Look What God Has Already Done

Jon shared with me that through all of this, his prime desire is that God use this to bring people to Himself. I was humbled immediately to hear this. Jon's honesty and vulnerability in this is clear and this desire is not religious God-talk or just saying what others expect to hear from a church leader. Jon believes this and seeks to live this out.

May God be glorified.

We know that God has already answered our prayers. To be at this point IS an answer to prayer. To see how denominational and church lines have been dropped and those who claim the name of Jesus Christ have unified in prayer is amazing. 

In a culture that causes great distress among Christ-followers, He has shown Himself to be sovereign through this.

The faith of those whose Christianity is little more than attending a service every now and then and maybe praying over meals has been challenged. 

Young families who are so busy and seeking to provide multiple opportunities for their children (sports, bands, cheerleading, dance, clubs, etc.) which are all good have been forced to stop and focus upon what is most important. I am seeing parents looking at their own precious children differently. God has reminded and is reminding them of these gifts.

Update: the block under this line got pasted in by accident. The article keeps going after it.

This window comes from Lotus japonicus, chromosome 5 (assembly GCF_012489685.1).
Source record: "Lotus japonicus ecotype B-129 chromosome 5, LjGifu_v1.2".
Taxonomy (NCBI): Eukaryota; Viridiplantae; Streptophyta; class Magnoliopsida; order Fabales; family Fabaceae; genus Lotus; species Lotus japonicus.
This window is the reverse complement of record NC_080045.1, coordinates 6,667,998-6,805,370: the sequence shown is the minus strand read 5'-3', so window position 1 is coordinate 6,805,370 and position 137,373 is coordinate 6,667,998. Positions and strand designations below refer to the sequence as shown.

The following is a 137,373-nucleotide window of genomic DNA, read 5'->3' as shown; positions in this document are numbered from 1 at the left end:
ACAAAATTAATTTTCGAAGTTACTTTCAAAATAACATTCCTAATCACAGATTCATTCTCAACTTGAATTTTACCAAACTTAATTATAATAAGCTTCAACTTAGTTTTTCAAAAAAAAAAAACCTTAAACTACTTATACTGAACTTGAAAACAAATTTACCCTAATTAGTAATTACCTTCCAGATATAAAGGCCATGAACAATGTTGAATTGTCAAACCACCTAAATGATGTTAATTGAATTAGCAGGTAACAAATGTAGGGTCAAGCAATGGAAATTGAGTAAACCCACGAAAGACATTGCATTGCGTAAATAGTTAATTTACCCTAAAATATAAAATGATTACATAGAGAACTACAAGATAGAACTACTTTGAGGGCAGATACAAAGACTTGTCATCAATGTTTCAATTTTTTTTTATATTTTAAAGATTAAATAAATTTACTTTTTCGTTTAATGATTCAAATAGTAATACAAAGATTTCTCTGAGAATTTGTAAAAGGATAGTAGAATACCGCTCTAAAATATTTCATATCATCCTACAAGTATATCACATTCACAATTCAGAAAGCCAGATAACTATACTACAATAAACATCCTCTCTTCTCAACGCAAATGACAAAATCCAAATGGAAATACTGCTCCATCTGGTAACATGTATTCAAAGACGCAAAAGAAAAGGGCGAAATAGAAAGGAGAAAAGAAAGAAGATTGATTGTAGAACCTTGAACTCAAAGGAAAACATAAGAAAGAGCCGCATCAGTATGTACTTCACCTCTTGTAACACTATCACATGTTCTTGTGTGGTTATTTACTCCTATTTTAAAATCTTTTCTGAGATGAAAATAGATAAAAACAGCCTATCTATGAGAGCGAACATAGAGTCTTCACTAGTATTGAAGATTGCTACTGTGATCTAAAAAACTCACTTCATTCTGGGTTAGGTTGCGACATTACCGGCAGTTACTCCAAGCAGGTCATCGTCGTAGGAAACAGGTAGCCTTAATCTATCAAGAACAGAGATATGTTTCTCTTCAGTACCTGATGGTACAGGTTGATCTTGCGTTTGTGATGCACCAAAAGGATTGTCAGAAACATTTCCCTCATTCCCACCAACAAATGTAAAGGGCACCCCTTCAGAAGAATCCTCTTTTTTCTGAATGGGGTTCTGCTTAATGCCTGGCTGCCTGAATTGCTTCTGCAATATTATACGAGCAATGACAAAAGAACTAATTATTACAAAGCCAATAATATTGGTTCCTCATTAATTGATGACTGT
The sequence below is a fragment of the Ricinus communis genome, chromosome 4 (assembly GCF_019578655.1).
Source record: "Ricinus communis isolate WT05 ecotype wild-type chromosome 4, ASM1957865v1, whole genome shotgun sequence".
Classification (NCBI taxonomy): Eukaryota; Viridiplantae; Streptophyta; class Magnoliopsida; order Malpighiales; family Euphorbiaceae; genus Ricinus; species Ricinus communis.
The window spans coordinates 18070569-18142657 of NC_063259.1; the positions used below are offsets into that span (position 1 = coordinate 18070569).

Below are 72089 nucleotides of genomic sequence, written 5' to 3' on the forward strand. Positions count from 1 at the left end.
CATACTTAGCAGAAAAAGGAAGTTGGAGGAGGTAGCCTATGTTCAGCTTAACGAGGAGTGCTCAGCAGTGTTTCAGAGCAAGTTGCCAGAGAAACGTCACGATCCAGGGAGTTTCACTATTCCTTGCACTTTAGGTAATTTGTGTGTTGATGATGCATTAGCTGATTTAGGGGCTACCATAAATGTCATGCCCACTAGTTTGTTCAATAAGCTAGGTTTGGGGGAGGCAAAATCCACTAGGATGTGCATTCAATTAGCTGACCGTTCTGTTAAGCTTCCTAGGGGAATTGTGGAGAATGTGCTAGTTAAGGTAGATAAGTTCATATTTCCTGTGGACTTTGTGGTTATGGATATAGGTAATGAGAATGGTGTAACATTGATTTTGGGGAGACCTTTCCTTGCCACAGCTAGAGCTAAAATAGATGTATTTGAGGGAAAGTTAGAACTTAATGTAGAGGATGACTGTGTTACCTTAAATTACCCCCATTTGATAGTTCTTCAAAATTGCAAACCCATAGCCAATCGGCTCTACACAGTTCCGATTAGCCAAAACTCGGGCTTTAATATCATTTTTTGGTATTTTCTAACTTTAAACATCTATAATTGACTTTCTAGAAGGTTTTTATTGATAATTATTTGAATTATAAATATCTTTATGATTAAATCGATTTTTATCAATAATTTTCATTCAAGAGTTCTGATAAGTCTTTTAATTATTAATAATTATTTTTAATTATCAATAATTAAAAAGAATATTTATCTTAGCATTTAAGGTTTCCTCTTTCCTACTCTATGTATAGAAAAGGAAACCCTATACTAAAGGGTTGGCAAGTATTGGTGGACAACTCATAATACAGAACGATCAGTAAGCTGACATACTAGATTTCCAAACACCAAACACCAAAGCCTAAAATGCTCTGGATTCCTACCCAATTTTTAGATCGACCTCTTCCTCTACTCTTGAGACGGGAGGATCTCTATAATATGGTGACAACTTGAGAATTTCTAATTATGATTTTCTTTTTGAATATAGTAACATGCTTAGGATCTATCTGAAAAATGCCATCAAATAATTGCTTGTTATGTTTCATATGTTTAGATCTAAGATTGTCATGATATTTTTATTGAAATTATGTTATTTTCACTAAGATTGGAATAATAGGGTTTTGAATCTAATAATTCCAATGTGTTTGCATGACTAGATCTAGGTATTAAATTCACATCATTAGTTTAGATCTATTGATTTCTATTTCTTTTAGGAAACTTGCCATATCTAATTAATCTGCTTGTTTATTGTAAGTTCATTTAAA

The young church has stepped up. There are surveys and statements throughout the culture about the millennial and Gen-Xers who are abandoning their faith. What we have seen is a resurgence of young believers, centered around the need for community and desiring to do something that matters and realizing that prayer and service to their friends (watching the other kids, mowing their lawn, taking care of their home, providing hotel rooms near the hospital, bringing meals, etc.) are vital and important and needed. 

Jon and I texted late last night before I finally told him to get some sleep. Here are some of the words from a father seeking to lead and love well, who is himself being used by God, as well as his wife, for His glory.

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Well Done Church

Jon asked a question I hear in hospitals all the time. He asked, "How do people who don't know Christ and don't have a church family get through times like this?" I answered, "They don't. They just fake it."

We don't have to fake it.

God's church has numerous purposes, but primarily we exist to bring Him glory. By loving Him and loving others, we do so. The Great Commission and Great Commandment have been being fulfilled through this journey. 

Keep praying.

Keep believing. 

Keep the faith.

Be strong enough to pray "Your will be done" and know that God determines that.

For continued updates on Drew's story, "Like" my Facebook page or our church's page.

As you share your prayers and thoughts on social media, use the #PrayForDrew hashtag, please.